- GfK poll: Jeremy Corbyn is as unpopular with Brits as US President Donald Trump.
- Just 17% approved of Corbyn’s performance as Labour leader, while 18% approved of President Trump.
- Corbyn is now net unpopular with current Labour supporters.
- The survey shows public opinion remains unchanged on Brexit.
- The Tories have a 13-point lead over Labour.
LONDON — Labour leader Jeremy Corbyn is as unpopular with the British public as US President Donald Trump, according to a new opinion poll.
Just 17% of British people approve of the job Corbyn is doing as leader of the opposition, according to the survey by GfK, while 58% disapproved.
These numbers were pretty much identical to Trump’s ratings, with 18% of Brits saying they approved of the job he’s doing as President, and 60% disapproving. Here’s a breakdown of those results.
This is the latest in a series of surveys to make sorry reading for Corbyn, whose struggle to appeal to those beyond his fiercely loyal base of supporters continues to undermine his leadership.
Worryingly for the Labour leader, the results of the GfK poll indicate that he is disapproved by current Labour voters in net terms. 39% of Labour voters said they approved of how Corbyn was handling his job, while 40% disapproved.
His net approval ratings were also negative in every single geographic and demographic crossbreak.
The survey gave May’s ruling-Conservatives a 13-point lead over Labour. 41% of respondents said they intend to vote Tory at the next election, while 28% said they will vote Labour. Here are the voting intention numbers in full.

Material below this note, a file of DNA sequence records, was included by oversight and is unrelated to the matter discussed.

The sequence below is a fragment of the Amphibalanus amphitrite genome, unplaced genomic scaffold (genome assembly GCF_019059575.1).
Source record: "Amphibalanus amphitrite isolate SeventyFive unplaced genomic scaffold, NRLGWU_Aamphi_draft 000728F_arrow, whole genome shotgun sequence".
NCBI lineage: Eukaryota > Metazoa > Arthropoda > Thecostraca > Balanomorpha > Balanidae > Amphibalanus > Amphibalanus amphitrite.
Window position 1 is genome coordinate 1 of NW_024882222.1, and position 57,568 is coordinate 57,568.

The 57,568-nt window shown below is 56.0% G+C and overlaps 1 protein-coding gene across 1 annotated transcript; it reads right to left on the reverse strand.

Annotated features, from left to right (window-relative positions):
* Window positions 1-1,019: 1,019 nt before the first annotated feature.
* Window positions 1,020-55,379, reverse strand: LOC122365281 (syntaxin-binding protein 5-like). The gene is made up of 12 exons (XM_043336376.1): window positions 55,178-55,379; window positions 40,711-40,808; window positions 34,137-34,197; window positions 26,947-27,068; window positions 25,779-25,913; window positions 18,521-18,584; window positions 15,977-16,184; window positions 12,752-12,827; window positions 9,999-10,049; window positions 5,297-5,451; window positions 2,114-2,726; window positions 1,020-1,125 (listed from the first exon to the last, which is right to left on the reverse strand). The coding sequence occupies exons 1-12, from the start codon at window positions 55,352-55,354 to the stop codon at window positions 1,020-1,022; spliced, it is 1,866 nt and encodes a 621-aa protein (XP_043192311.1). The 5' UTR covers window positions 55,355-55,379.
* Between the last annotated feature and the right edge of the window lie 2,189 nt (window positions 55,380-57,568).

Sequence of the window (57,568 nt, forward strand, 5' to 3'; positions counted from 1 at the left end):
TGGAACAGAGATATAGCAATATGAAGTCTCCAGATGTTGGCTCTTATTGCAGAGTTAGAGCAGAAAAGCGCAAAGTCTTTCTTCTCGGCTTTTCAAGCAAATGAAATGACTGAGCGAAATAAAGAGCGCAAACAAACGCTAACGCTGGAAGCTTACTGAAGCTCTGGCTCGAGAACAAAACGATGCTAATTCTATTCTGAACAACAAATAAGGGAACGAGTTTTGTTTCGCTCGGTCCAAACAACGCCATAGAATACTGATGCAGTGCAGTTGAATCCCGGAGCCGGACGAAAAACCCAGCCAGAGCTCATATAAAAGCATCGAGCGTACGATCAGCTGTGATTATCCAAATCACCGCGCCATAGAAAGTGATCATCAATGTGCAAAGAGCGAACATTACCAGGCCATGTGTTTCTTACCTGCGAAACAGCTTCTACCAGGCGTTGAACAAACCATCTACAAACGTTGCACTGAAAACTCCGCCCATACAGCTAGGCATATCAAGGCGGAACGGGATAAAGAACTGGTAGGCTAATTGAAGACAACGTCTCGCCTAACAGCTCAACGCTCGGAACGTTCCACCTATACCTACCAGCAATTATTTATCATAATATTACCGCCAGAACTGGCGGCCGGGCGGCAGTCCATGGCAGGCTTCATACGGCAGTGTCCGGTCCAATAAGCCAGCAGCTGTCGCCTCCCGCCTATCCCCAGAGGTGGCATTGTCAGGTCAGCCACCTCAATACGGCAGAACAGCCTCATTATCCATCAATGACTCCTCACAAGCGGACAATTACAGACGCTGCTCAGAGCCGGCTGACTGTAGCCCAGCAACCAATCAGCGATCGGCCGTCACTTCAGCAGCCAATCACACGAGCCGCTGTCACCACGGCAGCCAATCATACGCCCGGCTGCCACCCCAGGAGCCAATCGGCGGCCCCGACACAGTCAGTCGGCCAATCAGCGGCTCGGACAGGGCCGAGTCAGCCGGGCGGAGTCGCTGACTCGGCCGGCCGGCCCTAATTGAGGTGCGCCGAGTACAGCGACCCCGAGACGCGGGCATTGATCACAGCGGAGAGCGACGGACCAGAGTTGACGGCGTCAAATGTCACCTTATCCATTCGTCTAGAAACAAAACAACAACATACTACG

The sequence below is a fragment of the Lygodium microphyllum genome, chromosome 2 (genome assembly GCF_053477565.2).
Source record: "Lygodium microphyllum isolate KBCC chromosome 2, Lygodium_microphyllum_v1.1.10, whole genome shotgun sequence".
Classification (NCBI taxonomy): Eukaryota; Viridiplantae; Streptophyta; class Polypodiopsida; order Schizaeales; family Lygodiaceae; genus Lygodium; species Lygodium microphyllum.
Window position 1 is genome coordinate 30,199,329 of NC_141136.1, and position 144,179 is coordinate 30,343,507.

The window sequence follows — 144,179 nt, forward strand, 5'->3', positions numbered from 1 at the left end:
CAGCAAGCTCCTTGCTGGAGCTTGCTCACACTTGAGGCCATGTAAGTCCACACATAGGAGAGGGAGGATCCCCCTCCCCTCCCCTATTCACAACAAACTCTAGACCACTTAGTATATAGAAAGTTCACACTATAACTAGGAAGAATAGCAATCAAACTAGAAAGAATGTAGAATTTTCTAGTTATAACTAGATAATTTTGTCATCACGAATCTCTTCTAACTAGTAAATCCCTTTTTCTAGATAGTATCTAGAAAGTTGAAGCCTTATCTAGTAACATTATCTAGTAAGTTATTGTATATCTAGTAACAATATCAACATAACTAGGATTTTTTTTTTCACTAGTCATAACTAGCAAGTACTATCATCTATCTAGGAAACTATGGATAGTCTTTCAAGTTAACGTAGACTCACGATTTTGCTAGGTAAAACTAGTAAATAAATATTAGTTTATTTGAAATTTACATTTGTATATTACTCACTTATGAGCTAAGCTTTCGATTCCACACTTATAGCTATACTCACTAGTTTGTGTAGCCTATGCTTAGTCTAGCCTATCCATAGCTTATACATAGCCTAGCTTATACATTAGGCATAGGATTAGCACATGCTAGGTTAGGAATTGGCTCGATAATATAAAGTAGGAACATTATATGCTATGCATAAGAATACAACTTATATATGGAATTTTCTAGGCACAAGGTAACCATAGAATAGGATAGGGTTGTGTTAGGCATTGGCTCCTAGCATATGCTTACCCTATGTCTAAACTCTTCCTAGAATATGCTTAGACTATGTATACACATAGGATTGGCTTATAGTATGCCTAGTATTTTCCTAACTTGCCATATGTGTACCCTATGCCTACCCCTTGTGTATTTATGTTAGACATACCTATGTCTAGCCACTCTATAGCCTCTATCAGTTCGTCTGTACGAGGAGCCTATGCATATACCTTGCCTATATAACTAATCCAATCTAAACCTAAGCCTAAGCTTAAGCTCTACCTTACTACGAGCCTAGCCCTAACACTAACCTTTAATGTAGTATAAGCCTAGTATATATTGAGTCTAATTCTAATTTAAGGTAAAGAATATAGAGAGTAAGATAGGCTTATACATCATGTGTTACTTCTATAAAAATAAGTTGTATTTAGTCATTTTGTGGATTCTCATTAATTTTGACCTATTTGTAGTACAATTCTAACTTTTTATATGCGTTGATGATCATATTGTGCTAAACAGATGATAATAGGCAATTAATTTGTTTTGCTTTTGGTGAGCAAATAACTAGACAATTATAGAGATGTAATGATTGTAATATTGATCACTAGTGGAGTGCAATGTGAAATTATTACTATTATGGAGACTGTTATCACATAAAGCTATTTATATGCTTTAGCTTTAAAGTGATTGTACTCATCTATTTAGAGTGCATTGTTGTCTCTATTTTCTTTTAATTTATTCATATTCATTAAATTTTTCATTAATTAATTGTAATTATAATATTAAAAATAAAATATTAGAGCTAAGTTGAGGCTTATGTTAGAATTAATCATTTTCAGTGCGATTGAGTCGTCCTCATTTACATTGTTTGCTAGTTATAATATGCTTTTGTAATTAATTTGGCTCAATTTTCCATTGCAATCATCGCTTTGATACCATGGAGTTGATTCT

- CONSERVATIVE — 41%
- LABOUR — 28%
- UKIP — 12%
- LIBERAL DEMOCRATS — 7%
- GREEN — 6%
- SNP — 5%
- OTHER — 1%
The research also found that more Brits approve of the job Theresa May is doing as prime minister than those who disapprove. She was also more popular than the UK government as a whole.
GfK found that public opinion remains largely unchanged on whether Britain should leave the European Union.
Asked whether they felt Britain was right to back Leave in the June referendum on EU membership, 46% of respondents said that Brexit was the right decision, while 41% said it was wrong. These figures suggest that Brits don’t regret voting Brexit, despite numerous warnings of the economic ruin that awaits Britain in the years ahead.
However, as GfK Research Director Kieran Pedley points out, May remains under a lot of pressure to deliver the sort of Brexit that will both appease staunch Brexiteers and satisfy the general public.
“As the Prime Minister prepares to invoke Article 50 this week there is little sign of mass Brexit regret among British voters. However, given that 13% are undecided and expectations for Brexit are very high among Leave voters, the Prime Minister is under a lot of pressure to deliver the right deal. It will also be interesting to see whether pro-European sentiment among younger voters is lasting or merely a sign of youth that will change over time,” Pedley said.
A clear generational gap remains among Brits on Brexit however. GfK found that just 32% of those aged 18-24 believed that leaving the EU was the “right decision” compared to 59% of those aged 65 and over who said the same thing.